Term used to denote a type of street race that occurs specifically on a long stretch of highway. Generally, this type of race is impromptu, or spur of the moment, and is challenged while moving on the highway. Racers may or may not know one another.
Typically, while driving down the highway, driver 1 pulls in to a left or right position (when highway structure permits)behind the individual he wishes to challenge. Driver 1 then flashes his high beam headlights a number of times to officially challenge driver 2. Driver 2 would accept the challenge by turning on his flashers or hazard lights, or decline the race by applying his brakes, thus activating his vehicle's brake lights and indicating to driver 1 that they decline the challenge.
If the challenge is accepted, driver 1 pulls along side driver 2. A few moments are spent prepping for the race by getting at the proper speed, which is usually determined by driver 2. Driver 1 then holds up a number of fingers to indicate which horn blast the race will begin on (typically 3). Driver 2 would nod in agreement, and driver 1 would then honk his horn the agreed amount (here it's 3). Immediately on the third horn blast both participants mash the throttle and begin the race. The race is determined in a number of ways, though normally it ends when the lead car has held a stong lead of at least 5 car links ahead of his opponent for about 10 to 15 seconds, the lead car pulls ahead and out of view of his opponent, or the trailing car quits. In this race, the lead driver CAN quit and end the race, and such would NOT be considered a loss.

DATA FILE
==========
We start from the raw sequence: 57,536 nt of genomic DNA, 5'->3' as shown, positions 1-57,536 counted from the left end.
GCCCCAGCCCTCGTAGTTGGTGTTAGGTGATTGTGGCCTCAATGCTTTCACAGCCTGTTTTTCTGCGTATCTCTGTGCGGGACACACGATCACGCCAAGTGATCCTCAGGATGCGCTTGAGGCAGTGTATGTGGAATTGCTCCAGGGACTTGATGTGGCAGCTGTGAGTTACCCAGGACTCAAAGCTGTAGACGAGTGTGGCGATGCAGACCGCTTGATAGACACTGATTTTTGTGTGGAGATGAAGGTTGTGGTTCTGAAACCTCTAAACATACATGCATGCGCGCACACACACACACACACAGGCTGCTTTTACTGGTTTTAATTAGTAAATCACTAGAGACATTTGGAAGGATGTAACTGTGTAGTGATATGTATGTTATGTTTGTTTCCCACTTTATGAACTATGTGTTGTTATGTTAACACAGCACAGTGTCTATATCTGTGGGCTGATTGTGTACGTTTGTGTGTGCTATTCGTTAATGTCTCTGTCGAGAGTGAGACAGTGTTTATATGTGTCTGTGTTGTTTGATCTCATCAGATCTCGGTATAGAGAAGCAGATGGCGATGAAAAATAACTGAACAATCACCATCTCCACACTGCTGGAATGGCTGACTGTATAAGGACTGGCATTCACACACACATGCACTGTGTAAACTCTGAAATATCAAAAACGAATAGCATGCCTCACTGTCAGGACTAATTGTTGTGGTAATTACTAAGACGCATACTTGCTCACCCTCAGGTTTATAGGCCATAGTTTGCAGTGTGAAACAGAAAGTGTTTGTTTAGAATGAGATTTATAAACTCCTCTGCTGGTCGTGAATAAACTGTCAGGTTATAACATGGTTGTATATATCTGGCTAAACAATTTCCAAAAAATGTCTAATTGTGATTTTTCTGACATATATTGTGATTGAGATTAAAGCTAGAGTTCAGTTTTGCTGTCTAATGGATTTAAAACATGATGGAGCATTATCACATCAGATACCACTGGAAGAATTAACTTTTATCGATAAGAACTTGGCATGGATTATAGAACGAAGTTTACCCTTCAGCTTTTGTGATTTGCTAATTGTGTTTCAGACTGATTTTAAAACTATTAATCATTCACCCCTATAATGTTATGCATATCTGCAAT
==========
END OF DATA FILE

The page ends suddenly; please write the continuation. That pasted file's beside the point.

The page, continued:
Obviously certain conditions must be observed during these battles. From traffic flow, to weather, to course and surroundings, all things must be considered. Speeds commonly get very high and dangerous, though most races are held honorably, with each driver knowing when to quit.
Historically, these races were popularized in Japan in the late 80's with the advent of the modern Japanese supercars such as the Toyota Supra or Nissan Skyline. They are currently very common around Tokyo's super highways such as the Wangan or the Shinanobashi, whose traffic flow late at night and construction make for excellent venue. This kind of racing is gaining popularity in America, specfically late at night on multilane country highways and interstates.
This kind of racing is the primary backdrop in the video game "Tokyo Xtreme Racer 3"
I was on my way home from work when I saw a highway battle between a Plymouth Laser and an early model Nissan 300ZX.
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